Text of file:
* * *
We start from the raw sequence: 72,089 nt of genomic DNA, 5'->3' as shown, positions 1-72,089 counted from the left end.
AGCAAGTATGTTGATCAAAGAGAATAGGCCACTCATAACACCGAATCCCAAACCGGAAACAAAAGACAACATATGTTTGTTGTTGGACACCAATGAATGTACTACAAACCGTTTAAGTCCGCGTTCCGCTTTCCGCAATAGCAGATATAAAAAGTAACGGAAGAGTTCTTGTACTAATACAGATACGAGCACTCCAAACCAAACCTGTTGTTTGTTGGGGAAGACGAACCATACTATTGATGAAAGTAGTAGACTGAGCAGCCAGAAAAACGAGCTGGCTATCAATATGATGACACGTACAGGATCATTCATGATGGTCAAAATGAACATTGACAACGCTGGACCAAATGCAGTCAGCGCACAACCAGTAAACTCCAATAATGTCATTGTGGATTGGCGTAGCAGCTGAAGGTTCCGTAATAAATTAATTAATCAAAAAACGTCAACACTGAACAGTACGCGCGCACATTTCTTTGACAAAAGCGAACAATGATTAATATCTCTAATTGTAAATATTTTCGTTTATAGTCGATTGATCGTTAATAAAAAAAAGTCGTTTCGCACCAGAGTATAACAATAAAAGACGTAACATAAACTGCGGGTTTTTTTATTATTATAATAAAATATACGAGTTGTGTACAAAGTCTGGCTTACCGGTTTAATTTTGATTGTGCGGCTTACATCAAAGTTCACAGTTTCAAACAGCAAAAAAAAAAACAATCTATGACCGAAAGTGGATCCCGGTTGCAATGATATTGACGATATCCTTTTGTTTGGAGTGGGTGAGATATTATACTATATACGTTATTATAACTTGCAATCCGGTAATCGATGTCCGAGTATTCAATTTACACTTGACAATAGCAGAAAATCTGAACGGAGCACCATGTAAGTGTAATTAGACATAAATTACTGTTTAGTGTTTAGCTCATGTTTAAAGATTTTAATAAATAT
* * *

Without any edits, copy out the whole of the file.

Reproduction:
We start from the raw sequence: 72,089 nt of genomic DNA, 5'->3' as shown, positions 1-72,089 counted from the left end.
AGCAAGTATGTTGATCAAAGAGAATAGGCCACTCATAACACCGAATCCCAAACCGGAAACAAAAGACAACATATGTTTGTTGTTGGACACCAATGAATGTACTACAAACCGTTTAAGTCCGCGTTCCGCTTTCCGCAATAGCAGATATAAAAAGTAACGGAAGAGTTCTTGTACTAATACAGATACGAGCACTCCAAACCAAACCTGTTGTTTGTTGGGGAAGACGAACCATACTATTGATGAAAGTAGTAGACTGAGCAGCCAGAAAAACGAGCTGGCTATCAATATGATGACACGTACAGGATCATTCATGATGGTCAAAATGAACATTGACAACGCTGGACCAAATGCAGTCAGCGCACAACCAGTAAACTCCAATAATGTCATTGTGGATTGGCGTAGCAGCTGAAGGTTCCGTAATAAATTAATTAATCAAAAAACGTCAACACTGAACAGTACGCGCGCACATTTCTTTGACAAAAGCGAACAATGATTAATATCTCTAATTGTAAATATTTTCGTTTATAGTCGATTGATCGTTAATAAAAAAAAGTCGTTTCGCACCAGAGTATAACAATAAAAGACGTAACATAAACTGCGGGTTTTTTTATTATTATAATAAAATATACGAGTTGTGTACAAAGTCTGGCTTACCGGTTTAATTTTGATTGTGCGGCTTACATCAAAGTTCACAGTTTCAAACAGCAAAAAAAAAAACAATCTATGACCGAAAGTGGATCCCGGTTGCAATGATATTGACGATATCCTTTTGTTTGGAGTGGGTGAGATATTATACTATATACGTTATTATAACTTGCAATCCGGTAATCGATGTCCGAGTATTCAATTTACACTTGACAATAGCAGAAAATCTGAACGGAGCACCATGTAAGTGTAATTAGACATAAATTACTGTTTAGTGTTTAGCTCATGTTTAAAGATTTTAATAAATAT